Japan & China, Day 8: The Day We Visited the Forbidden City and Saw Kung Fu

Day 8 - Thursday, 9/18/14

Francisco lied to me this morning. He had forgotten to set his clock back, and he told me it was 6:30 AM when it was actually 5:30. :-P I am pretty sure I could have gotten more sleep, but oh, well.  Our pick-up time was 9:00 AM, so we had ample time to peruse the substantial breakfast buffet. It was a beautiful thing, especially the pancake station, which featured raspberry sauce, peanut butter, cinnamon sugar, syrup, and fresh whipped cream. I stocked up here every single morning we were in China.  Yes, it was a very carby but delicious breakfast.
We also had some fresh dragonfruit.
Since we were up early, we had time to do a bit of walking around the neighborhood.
Traffic was heavy as usual with a lot of bikers mixed in with the cars. I thought it was interesting to see familiar magazine titles for an Asian audience and Pizza Hut advertising breakfast.
We met Sandra near the front of the hotel at 9:00 AM. Her English wasn't very clear and she was dressed rather unprofessionally (showing up for "work" in sweats), but she kept us unmurdered and unlost, so I guess that's what matters, LOL.
Our first stop was Qianmen Street, a famous pedestrian street in Beijing. It is very close to Tiananmen Square and the Forbidden City, so we were in this part of town for much of the day. Walking up, my first impressions were that it was very...gray.
There were a lot of shops, and Francisco and I stopped in a few as we walked around the area, but overall, they were pretty unimpressive and the goods seemed of relatively low quality. There were some tunnels we walked through that led across the street. Along the way, we saw a few one-armed men sitting along the path. Judy asked Sandra about them, and Sandra just dismissed them as "professional beggars". Peking duck is a famous duck dish in Beijing, so we saw some ducks being transported - doesn't that look delicious? :-P
We had a brief photo stop at the National Center for Performing Arts, an opera house in Beijing.
We walked past the Great Hall of the People, which is used for legislative and ceremonial activities by the People's Republic of China.
We passed the Monument to the People's Heroes, a 10-story obelisk that serves as a monument of the People's Republic of China as well as the National Museum of China, an art and history museum.

There was a large flower basket being built in preparation of National Day on October 1st.
The Tiananmen Gate, or Gate of Heavenly Peace, was the entrance to the Imperial City during the Ming Dynasty, within which the Forbidden City was location. It is decorated with a portrait of Mao Zedong, the Chinese Communist revolutionary and the founding gather of the People's Republic of China. The two placards to the left and right read "Long Live the People's Republic of China" and "Long live the Great Unity of the World's Peoples". The Tiananmen Gate effectively connects the Forbidden City with the modern, symbolic center of the Chinese state, Tiananmen Square.
Francisco loved all the lion statues in both Japan and China.
Entering the Forbidden City, it was, of course, insanely crowded. The Forbidden City was the Chinese imperial palace from the Ming dynasty to the end of the Qing dynasty. No one could enter or leave the palace without the emperor's permission.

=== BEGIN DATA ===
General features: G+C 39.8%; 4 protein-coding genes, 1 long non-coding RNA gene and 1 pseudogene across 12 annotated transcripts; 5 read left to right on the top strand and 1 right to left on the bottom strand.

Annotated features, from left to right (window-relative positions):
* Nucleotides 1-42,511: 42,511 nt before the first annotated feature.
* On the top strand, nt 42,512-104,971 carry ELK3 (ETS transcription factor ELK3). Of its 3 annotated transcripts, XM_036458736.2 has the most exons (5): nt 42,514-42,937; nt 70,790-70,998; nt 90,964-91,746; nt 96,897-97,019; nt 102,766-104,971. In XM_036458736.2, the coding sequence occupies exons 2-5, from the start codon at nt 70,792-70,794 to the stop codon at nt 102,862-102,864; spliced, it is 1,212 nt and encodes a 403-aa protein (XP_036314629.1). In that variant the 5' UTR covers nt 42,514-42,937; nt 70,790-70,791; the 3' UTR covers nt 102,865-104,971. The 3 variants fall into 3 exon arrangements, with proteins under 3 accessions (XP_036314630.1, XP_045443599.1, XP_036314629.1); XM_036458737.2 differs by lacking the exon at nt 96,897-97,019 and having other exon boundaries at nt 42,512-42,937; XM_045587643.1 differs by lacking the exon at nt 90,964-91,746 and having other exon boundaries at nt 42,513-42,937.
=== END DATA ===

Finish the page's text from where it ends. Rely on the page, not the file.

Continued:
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This is the Hall of Supreme Harmony, the largest hall within the Forbidden City.
There was a huge crowd gathered for a peek into the Emperor's Throne Room.
Imperial Garden
Our last scheduled stop of the day was a photo opp at the Beijing Olympic Park where the 2008 Summer Olympics were hosted.
The National Stadium is affectionately known as the Bird's Nest.

As we were walking, a Chinese couple walked up to Francisco and I excitedly...we were confused at first and then we realized they wanted to take pictures with us. I had read that this might happen, but it still caught me off-guard. We obliged, and I realized belatedly that I should have gestured that I would have liked to take pictures with them as well. On the way, Sandra led us to a little souvenir shop. Francisco is pretty sure this was an off the books type of place, likely stocked from "misplaced" goods. There was absolutely no signage, and it was just a discreet tucked away building. We had looked at some shops during our earlier excursions, and Sandra had mentioned that there would be other souvenir places that were cheaper. They were definitely inexpensive here, but I'm glad we had made earlier purchases as well since the selection wasn't identical. 
Next was an unscheduled stop at a tea shop where we took part in a tea ceremony. I was a little bit like 'yay tea' <enter sarcastic face here>, but the teas were actually enjoyable. They were all fresh brewed so they definitely tasted more vibrant than some Lipton tea bags in hot water. If I had more faith in my ability to reproduce the flavors of these teas at home, I probably would have bought some tea, but we did come home with a teapot and a large tea cup that changes color.
Sandra had mentioned a Kung Fu Show the previous day, and Judy said she wanted to see it, so Francisco talked me into seeing it as well. We first went back to the hotel and grabbed some dinner there. We had an open-faced veggie sandwich with some fries and fruit.
We were picked up at 4:15 for the show and dropped off at the Beijing Red Theater.
The Legend of Kung Fu follows the story of a young boy trying to fulfill his dream of becoming a Kung Fu Master.
I honestly didn't expect to enjoy it as much as I did, but the acrobatics were impressive and the show really kept your attention.

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